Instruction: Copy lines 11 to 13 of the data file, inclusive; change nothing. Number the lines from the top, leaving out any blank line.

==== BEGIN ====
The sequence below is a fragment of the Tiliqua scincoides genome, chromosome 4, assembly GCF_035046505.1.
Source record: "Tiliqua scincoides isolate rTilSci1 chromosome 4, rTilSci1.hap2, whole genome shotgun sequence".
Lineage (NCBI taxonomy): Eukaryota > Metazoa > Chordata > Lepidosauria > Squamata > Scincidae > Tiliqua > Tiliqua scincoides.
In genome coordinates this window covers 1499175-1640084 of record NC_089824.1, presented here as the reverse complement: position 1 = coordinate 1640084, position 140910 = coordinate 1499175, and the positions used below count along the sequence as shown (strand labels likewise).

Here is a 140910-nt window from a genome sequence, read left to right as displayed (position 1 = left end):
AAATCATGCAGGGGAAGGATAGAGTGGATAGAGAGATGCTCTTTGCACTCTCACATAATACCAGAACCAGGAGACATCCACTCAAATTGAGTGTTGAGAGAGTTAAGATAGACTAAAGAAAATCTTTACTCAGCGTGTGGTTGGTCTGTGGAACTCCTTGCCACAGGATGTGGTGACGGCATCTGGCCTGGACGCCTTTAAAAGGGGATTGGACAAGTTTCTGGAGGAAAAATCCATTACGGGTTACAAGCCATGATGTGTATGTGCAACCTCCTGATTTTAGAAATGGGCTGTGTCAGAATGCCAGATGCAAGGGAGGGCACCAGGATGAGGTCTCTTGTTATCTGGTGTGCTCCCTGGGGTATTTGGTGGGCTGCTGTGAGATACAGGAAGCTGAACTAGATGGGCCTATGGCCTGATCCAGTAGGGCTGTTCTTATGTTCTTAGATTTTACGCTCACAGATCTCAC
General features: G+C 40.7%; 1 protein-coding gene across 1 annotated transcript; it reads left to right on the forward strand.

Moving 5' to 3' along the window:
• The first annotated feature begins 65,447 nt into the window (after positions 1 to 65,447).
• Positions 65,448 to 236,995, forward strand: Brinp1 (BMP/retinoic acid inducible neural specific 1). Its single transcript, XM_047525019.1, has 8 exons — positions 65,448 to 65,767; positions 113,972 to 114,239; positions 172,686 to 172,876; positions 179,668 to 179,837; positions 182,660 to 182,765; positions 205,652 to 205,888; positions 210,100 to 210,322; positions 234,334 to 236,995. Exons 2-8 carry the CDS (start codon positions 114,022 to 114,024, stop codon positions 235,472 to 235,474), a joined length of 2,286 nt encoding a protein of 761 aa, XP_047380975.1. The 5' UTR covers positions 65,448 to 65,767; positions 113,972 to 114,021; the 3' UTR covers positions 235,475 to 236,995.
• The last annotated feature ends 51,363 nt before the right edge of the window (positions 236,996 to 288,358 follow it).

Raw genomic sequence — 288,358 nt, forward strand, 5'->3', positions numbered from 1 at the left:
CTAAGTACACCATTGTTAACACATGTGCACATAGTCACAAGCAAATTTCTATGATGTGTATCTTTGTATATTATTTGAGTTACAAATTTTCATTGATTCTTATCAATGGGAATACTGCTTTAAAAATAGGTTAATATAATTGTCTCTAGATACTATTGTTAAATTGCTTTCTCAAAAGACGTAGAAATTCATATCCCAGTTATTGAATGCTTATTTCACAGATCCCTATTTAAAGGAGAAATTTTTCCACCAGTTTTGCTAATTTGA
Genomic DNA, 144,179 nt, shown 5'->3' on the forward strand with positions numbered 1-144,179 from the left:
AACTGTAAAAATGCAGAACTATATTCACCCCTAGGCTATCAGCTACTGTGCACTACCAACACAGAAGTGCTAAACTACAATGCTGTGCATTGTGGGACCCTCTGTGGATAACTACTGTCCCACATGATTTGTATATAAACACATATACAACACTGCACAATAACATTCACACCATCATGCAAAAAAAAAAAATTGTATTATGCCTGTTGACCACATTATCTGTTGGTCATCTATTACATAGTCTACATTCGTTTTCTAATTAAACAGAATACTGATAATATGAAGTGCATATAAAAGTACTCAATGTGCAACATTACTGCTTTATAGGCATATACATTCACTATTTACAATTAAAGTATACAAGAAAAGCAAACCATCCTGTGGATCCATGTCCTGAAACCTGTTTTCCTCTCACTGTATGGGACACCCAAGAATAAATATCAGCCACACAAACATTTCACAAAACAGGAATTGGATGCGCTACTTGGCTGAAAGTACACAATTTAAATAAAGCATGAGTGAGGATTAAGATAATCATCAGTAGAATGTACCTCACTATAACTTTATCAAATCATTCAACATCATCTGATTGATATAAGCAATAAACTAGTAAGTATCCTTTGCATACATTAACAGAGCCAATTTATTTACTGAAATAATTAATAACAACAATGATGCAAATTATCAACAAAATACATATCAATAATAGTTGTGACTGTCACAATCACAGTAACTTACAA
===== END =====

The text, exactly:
• The last annotated feature ends 51,363 nt before the right edge of the window (positions 236,996 to 288,358 follow it).

Raw genomic sequence — 288,358 nt, forward strand, 5'->3', positions numbered from 1 at the left:
CTAAGTACACCATTGTTAACACATGTGCACATAGTCACAAGCAAATTTCTATGATGTGTATCTTTGTATATTATTTGAGTTACAAATTTTCATTGATTCTTATCAATGGGAATACTGCTTTAAAAATAGGTTAATATAATTGTCTCTAGATACTATTGTTAAATTGCTTTCTCAAAAGACGTAGAAATTCATATCCCAGTTATTGAATGCTTATTTCACAGATCCCTATTTAAAGGAGAAATTTTTCCACCAGTTTTGCTAATTTGA